If Christ is our attraction, if God has called each one of us, we are not alone here. Disciples are not alone in doing God’s business. We are not alone with our struggles and conflicts. God dreams with us in our chaos and disturbing realities. We at times abandon our faith because we don’t understand it anymore. I remember, in a rural area in Sri Lanka, I had gone with my students to help out with the flood victims. An old lady hung onto my cassock and shouted, ‘father tell me, where is God? She cried, “we lost everything in the war; when we were barely standing on our feet, there came the floods that took everything from us.” Human realities can be gruesome, frightening, bring out our insecurities, yet remember God keeps God’s promises. Dear friends, discipleship is that shared dream of the kingdom of God. This is God’s shared vision for all humanity. So, each one of us is called to join in the imagination for the kingdom of God to be a true disciple.

It means, discipleship in the Kingdom of God is not a lovey-dovey story. In the reality of things, we are constantly overwhelmed by situations, people and events. A hurtful memory, (somebody said something really hurting or being rude to you or not showing kindness in time of difficulty); I don’t wish to face a hurtful memory, but rather would like to withdraw from it and the reality is that the hurt continues hurt me and everyone else around me. Take a moment to think, in that hurt, where is my imagination for the kingdom of God? Am I ready to be a disciple of Christ in these situations? Similarly, think of this. We are hurt by injustice, inequality in the world; it could be in our working places, at the bus station, or the market place. Let’s ask, where is my imagination as a true disciple for the kingdom of God in these situations?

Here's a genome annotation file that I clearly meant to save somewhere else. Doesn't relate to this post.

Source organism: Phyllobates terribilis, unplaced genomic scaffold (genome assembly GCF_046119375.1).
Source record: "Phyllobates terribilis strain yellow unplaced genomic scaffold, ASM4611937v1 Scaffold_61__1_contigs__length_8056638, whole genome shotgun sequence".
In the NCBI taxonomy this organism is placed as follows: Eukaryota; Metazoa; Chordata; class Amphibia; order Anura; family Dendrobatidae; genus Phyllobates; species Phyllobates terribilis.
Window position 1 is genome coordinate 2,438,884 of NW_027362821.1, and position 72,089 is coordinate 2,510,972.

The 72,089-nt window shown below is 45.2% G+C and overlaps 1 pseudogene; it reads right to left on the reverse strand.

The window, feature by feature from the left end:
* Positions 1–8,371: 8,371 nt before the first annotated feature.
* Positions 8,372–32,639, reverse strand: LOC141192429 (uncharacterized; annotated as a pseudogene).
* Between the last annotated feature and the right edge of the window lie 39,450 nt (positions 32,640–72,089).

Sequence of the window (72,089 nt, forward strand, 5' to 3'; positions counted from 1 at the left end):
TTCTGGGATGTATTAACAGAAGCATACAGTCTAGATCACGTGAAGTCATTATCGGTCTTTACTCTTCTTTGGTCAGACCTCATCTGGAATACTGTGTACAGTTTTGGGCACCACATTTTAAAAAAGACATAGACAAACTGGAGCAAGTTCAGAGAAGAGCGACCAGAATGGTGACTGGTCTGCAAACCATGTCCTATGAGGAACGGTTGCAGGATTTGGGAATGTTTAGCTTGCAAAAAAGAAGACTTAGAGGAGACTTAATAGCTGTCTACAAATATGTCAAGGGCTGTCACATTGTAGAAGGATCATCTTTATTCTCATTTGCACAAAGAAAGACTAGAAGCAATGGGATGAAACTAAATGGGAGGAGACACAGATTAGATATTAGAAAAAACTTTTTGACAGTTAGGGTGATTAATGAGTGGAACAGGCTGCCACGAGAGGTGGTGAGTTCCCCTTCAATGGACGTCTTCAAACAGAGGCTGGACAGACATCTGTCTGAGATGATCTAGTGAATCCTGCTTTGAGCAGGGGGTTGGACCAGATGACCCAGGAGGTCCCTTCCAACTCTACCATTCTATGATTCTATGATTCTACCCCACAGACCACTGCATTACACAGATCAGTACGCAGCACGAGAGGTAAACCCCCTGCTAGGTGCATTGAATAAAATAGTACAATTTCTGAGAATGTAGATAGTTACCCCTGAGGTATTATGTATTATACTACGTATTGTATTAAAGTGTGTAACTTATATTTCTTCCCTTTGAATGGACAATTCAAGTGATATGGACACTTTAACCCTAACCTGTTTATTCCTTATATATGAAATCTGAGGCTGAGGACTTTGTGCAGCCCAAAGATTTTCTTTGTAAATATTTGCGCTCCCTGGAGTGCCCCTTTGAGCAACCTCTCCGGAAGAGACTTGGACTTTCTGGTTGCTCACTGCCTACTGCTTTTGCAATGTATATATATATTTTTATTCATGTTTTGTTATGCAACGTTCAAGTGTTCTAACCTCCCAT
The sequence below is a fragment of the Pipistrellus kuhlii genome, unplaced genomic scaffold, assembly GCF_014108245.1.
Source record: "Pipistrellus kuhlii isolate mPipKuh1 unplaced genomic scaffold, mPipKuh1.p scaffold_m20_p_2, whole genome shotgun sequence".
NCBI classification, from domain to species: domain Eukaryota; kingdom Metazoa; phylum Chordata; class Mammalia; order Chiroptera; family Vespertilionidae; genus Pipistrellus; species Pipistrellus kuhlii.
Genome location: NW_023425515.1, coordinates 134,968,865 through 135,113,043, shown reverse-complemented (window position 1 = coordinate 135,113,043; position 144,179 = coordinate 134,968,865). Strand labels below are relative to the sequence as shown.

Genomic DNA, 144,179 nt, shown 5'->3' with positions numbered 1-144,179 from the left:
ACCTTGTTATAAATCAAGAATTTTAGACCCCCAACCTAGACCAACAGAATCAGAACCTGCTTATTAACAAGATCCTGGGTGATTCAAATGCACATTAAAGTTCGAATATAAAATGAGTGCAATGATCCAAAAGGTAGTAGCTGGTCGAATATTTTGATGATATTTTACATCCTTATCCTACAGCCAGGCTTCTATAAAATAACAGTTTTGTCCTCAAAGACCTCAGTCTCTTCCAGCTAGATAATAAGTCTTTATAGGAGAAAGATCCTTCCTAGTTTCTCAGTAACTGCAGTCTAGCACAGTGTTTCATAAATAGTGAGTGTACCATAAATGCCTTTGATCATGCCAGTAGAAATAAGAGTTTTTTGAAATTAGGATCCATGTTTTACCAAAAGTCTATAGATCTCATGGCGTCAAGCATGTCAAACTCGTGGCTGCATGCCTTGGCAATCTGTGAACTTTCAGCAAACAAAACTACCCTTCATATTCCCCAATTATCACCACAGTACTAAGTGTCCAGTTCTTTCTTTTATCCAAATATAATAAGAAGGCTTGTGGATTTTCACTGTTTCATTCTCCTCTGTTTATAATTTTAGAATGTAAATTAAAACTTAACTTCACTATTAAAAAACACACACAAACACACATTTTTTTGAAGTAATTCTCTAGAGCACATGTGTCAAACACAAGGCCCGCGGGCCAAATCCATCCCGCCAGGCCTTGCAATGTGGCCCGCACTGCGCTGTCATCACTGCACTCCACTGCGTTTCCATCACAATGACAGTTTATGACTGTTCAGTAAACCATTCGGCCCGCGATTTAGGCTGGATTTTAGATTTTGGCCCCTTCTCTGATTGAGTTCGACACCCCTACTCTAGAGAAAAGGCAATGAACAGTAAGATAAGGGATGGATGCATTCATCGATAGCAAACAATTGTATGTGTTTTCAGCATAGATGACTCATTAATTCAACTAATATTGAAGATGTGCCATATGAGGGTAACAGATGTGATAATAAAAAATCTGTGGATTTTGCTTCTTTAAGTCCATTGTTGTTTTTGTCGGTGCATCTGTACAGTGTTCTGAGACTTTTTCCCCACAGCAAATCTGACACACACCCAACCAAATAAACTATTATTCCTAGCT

Therefore, disciples cannot be spiritual tourists. In a recent homily Pope Francis talks about ‘spiritual tourists’; Rome is full of tourists who come to visit the sacred catacombs, churches, relics.. We all know about this, right? We all have been tourists ourselves somewhere. A touristic visit is not a ‘lived-in’ experience. We see something and we pass onto the next..Jesus becomes bit of an exhibit, we admire it, take down notes, take a selfie but pass onto another.. a comfortable visit, not a lived-in experience, but just a memory.. Ture disciples cannot say, oh we visited you, we saw the catacombs, said a passing prayer, made a contribution to the Church, took a selfie, and our children studied in Catholic schools. Spiritual tourism my friends can become an escape from the demands of true discipleship and demands of the Kingdom of God.. Spiritual tourism can make us mere visitors to a church, an easy-going Christian living, perhaps a bunch of hakuna matata Christians, but not the true disciples of Christ.

So let’s keep dreaming with God; as we enter into celebrating God’s mystery in the world, a word broken for us, let’s humbly ask God’s holy spirit to inspire us and strengthen us in moments of trials and tribulations. Let’s find time to dream, to contemplate, to ponder about God’s story in my life so that we may become true disciples who bear the mark of Christ in our living and be ready to risk everything for the kingdom of God.